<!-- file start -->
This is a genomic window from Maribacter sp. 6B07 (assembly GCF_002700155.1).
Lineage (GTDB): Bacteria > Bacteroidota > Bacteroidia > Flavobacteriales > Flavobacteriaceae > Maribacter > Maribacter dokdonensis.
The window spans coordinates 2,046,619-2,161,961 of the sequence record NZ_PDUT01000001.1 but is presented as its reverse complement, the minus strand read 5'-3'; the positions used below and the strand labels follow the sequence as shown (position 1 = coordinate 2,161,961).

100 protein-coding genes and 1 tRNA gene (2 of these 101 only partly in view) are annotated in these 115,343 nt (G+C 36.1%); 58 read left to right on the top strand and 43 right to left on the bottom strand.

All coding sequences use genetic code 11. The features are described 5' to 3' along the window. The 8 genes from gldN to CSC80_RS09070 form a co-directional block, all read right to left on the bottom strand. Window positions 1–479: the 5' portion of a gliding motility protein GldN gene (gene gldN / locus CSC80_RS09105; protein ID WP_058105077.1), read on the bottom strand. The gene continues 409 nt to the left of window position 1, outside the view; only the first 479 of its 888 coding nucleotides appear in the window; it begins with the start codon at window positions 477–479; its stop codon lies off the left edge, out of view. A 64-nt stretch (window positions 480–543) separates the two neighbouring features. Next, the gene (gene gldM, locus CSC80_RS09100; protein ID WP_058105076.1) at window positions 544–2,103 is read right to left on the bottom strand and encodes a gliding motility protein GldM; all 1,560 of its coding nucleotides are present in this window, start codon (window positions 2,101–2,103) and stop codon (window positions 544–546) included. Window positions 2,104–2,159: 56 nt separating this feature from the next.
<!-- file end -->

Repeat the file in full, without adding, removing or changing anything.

This is a genomic window from Maribacter sp. 6B07 (assembly GCF_002700155.1).
Lineage (GTDB): Bacteria > Bacteroidota > Bacteroidia > Flavobacteriales > Flavobacteriaceae > Maribacter > Maribacter dokdonensis.
The window spans coordinates 2,046,619-2,161,961 of the sequence record NZ_PDUT01000001.1 but is presented as its reverse complement, the minus strand read 5'-3'; the positions used below and the strand labels follow the sequence as shown (position 1 = coordinate 2,161,961).

100 protein-coding genes and 1 tRNA gene (2 of these 101 only partly in view) are annotated in these 115,343 nt (G+C 36.1%); 58 read left to right on the top strand and 43 right to left on the bottom strand.

All coding sequences use genetic code 11. The features are described 5' to 3' along the window. The 8 genes from gldN to CSC80_RS09070 form a co-directional block, all read right to left on the bottom strand. Window positions 1–479: the 5' portion of a gliding motility protein GldN gene (gene gldN / locus CSC80_RS09105; protein ID WP_058105077.1), read on the bottom strand. The gene continues 409 nt to the left of window position 1, outside the view; only the first 479 of its 888 coding nucleotides appear in the window; it begins with the start codon at window positions 477–479; its stop codon lies off the left edge, out of view. A 64-nt stretch (window positions 480–543) separates the two neighbouring features. Next, the gene (gene gldM, locus CSC80_RS09100; protein ID WP_058105076.1) at window positions 544–2,103 is read right to left on the bottom strand and encodes a gliding motility protein GldM; all 1,560 of its coding nucleotides are present in this window, start codon (window positions 2,101–2,103) and stop codon (window positions 544–546) included. Window positions 2,104–2,159: 56 nt separating this feature from the next.